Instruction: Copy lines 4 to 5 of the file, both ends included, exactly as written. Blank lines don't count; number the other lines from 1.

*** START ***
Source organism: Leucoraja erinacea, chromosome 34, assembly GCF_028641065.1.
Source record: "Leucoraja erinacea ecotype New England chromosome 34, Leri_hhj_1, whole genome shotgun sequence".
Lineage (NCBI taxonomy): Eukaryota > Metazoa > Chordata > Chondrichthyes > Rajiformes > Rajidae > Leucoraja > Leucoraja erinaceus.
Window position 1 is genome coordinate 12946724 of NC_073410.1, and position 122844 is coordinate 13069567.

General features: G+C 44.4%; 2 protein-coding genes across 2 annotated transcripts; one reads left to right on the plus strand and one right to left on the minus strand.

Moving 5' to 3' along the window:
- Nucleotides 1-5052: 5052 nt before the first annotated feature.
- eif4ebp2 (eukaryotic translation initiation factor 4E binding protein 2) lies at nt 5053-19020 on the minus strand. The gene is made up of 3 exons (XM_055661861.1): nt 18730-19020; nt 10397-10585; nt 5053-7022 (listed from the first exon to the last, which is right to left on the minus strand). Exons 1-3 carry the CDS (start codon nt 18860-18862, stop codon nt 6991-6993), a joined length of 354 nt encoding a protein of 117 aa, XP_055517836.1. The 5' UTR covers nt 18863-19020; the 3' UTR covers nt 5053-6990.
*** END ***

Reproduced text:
Window position 1 is genome coordinate 12946724 of NC_073410.1, and position 122844 is coordinate 13069567.

General features: G+C 44.4%; 2 protein-coding genes across 2 annotated transcripts; one reads left to right on the plus strand and one right to left on the minus strand.